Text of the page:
Academic journal article Australian Journal of Language and Literacy

'Reading Relationships': Parents, Boys, and Reading as Cultural Practice

Academic journal article Australian Journal of Language and Literacy

'Reading Relationships': Parents, Boys, and Reading as Cultural Practice

Article excerpt


Research into family literacy practices has been extensively documented (see among others Barton et al., 2000; Cairney, 1998; Heath, 1983; Spreadbury, 1995; Wells, 1986) with influential studies such as those conducted by Heath (1983) and Wells (1986) providing rich portraits of the varied apprenticeships that young children undergo within their families as particular discourse communities. Our research builds upon the understandings gained from such research. We have investigated the significant role that parents play in mediating reading as a cultural practice in the everyday context of the home. We ask of the research such questions as: What is the role of the family and extended family in establishing valued reading practices? To what extent, and in what ways, have both parents participated in guiding the reading practices of their son(s)? Importantly, what family practices may have worked to maintain the boys' interest and commitment to leisure-time reading in spite of competing influences? Further, given expanded definitions of reading to incorporate information technologies, visual texts, multi-media texts and so on, we are interested in the nature and scope of the boys' multi-literate practices.

We believe that the way the parents in this study articulate the type of guidance they have provided and continue to provide for their sons is informative for all who have an interest in boys and reading.

Guided participation

Socio-cultural research centralises the concept of mediated action. In this sense, human beings do not access the world immediately; rather the interplay between individuals and social, cultural and historical contexts is mediated and a dialectic relationship is established (see Rogoff et al., 1993; Rogoff, 1995; Tharp & Gallimore, 1992; Vygotsky, 1978; Wells, 1999; Wertsch et al., 1995; Wertsch, 1995). Socio-cultural research is informed by theories that emphasise human action existing within real contexts of space and time (for example Vygotsky's (1978) focus on speech and thinking, Bakhtin's (1981, 1986) notion of the unfinished utterance and 'ideological becoming', and Bourdieu's (1991) concept of habitus).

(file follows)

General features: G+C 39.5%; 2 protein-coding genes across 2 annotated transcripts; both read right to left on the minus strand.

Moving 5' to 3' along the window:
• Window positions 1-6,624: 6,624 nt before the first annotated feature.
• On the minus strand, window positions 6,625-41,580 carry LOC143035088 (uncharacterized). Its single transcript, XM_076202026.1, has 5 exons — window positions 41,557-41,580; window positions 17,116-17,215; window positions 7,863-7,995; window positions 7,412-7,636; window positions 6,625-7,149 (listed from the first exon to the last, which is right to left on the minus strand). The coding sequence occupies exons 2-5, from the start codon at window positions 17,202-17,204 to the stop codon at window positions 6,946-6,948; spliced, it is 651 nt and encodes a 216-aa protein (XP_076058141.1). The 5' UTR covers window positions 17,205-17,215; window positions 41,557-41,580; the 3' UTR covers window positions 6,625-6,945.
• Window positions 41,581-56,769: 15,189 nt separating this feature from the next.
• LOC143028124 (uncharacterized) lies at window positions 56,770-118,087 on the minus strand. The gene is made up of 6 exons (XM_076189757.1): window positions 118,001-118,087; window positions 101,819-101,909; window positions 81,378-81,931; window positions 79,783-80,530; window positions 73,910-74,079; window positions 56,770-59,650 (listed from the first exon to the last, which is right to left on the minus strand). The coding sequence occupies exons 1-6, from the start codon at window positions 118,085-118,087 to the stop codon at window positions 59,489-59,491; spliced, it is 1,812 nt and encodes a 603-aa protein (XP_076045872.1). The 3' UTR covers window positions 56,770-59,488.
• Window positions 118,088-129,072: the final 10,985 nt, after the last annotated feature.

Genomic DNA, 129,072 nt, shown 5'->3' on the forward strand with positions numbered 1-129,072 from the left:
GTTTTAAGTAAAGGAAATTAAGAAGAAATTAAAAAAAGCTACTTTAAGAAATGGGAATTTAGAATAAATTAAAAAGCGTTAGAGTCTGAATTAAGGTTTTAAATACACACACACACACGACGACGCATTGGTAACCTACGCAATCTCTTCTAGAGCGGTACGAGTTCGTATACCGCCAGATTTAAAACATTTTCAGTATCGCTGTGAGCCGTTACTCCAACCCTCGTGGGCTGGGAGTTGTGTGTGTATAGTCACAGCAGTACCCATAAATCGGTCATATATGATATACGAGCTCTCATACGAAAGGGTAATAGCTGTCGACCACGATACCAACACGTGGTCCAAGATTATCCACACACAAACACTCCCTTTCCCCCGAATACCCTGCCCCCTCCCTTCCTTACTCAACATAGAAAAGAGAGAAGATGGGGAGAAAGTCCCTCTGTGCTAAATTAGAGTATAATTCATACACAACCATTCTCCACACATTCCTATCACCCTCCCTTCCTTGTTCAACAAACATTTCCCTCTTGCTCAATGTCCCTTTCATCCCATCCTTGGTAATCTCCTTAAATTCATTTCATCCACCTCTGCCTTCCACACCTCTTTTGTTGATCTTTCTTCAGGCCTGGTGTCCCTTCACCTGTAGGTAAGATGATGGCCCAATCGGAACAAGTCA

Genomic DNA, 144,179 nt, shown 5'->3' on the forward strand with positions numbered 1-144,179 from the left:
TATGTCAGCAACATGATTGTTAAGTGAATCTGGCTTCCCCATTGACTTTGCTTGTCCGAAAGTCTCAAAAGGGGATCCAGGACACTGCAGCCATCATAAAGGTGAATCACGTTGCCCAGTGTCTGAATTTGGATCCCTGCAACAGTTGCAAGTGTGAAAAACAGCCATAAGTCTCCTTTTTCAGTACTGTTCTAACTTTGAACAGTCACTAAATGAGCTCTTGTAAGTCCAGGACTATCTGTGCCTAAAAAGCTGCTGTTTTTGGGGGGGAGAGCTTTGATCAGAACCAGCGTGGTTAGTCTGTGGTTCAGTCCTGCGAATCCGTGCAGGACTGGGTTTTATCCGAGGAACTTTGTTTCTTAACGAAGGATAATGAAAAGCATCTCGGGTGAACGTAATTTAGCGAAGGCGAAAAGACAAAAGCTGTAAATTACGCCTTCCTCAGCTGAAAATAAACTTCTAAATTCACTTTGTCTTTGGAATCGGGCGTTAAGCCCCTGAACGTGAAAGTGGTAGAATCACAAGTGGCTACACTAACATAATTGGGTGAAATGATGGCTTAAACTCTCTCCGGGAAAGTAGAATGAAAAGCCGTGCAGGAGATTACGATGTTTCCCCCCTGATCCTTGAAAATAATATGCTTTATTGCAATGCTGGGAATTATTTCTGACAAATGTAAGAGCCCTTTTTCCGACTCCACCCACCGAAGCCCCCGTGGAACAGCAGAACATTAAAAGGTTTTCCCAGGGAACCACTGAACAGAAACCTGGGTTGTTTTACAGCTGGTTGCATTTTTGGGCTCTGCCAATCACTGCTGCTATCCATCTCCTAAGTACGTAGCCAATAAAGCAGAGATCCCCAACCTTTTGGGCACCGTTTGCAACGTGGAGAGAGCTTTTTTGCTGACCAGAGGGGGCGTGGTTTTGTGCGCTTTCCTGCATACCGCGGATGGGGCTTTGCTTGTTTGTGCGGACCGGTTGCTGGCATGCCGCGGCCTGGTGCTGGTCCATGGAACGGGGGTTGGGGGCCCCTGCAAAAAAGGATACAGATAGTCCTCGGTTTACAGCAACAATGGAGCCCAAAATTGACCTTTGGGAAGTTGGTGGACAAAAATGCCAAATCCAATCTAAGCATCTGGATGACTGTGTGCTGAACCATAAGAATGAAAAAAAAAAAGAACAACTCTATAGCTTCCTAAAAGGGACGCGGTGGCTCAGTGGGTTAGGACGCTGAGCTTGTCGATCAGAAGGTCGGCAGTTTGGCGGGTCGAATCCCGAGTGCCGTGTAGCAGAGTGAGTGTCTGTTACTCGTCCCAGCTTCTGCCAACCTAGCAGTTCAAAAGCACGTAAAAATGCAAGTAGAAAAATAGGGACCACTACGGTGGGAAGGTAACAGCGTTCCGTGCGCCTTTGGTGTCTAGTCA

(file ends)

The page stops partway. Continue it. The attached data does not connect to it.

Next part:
Within this research tradition, Barbara Rogoff (1995) offers a multidimensional framework that posits three planes of analysis for research into human action. These planes are: apprenticeship, guided participation and participatory appropriation which relate respectively to community, interpersonal, and personal processes. According to Rogoff, the plane of apprenticeship applies to any community where individuals participate with others in culturally organised activity. Through such participation, less experienced people develop mature participation and take on greater responsibility for an activity. Guided participation, an interpersonal process, refers to the mutual involvement of individuals and their partners participating in structured, collective activity, usually within the context of the family. The plane of participatory appropriation relates to how individuals take what they have learned in families and community settings and apply this to new situations. This is a personal process, 'a process of becoming' (p. 166, after Bakhtin, 1981).

Importantly, then, the contexts for human action and the relationships these contexts engender separate each plane of analysis from the other, as illustrated with the following example of learning to read. A young child of five enters school having been involved in culturally structured activities within the family such as bedtime reading, receiving books for gifts and watching parents and older siblings reading a range of texts. Such guided participation in literacy events within the family establishes those practices that are built upon within the context of the school. Here the child is apprenticed into literacy through membership of a community organised for continuous learning. …

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